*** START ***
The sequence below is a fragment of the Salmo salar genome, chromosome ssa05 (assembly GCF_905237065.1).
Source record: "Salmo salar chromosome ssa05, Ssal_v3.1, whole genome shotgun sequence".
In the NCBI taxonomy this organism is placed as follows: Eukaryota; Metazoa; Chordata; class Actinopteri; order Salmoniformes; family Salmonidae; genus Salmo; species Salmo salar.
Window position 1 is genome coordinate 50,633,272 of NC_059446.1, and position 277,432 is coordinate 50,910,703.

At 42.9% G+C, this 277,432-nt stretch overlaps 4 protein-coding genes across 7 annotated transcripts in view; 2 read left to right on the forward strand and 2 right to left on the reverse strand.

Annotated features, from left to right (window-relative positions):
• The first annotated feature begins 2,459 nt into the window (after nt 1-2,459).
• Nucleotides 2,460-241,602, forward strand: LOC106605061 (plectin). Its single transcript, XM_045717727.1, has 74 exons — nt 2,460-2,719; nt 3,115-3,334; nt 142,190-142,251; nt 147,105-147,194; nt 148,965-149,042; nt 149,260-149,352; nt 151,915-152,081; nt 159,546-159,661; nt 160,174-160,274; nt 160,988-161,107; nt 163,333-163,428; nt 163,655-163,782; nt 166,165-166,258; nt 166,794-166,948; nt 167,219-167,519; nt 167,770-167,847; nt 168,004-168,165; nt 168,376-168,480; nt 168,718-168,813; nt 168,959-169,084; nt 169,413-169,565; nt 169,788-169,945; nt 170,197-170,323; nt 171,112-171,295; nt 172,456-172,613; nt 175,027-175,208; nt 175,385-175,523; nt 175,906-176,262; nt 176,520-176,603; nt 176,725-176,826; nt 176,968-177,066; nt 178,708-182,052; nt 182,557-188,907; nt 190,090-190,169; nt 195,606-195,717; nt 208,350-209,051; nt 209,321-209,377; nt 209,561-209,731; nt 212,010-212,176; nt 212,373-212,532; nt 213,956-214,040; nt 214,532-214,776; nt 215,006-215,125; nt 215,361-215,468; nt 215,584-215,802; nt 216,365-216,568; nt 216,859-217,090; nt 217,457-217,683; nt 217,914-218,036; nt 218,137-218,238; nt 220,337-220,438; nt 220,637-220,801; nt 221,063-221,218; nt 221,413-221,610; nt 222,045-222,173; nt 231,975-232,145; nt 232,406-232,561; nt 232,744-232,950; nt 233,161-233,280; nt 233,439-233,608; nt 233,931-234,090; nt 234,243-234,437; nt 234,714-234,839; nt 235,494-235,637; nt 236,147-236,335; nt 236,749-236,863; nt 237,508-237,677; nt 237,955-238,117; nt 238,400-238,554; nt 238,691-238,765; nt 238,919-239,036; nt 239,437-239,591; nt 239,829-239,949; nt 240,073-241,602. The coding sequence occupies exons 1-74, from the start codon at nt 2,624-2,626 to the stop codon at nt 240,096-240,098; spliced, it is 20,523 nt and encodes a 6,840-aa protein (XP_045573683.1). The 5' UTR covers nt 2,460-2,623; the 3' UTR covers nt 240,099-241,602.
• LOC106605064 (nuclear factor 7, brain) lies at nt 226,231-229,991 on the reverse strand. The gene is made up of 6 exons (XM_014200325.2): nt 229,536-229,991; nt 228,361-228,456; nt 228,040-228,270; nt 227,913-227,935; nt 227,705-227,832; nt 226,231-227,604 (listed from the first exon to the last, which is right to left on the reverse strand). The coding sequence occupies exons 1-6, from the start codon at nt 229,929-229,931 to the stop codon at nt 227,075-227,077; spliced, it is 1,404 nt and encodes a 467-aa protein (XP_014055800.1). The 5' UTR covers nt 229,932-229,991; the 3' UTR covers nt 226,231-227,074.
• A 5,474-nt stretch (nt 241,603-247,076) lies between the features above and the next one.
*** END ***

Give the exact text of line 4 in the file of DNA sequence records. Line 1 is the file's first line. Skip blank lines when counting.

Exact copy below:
Window position 1 is genome coordinate 50,633,272 of NC_059446.1, and position 277,432 is coordinate 50,910,703.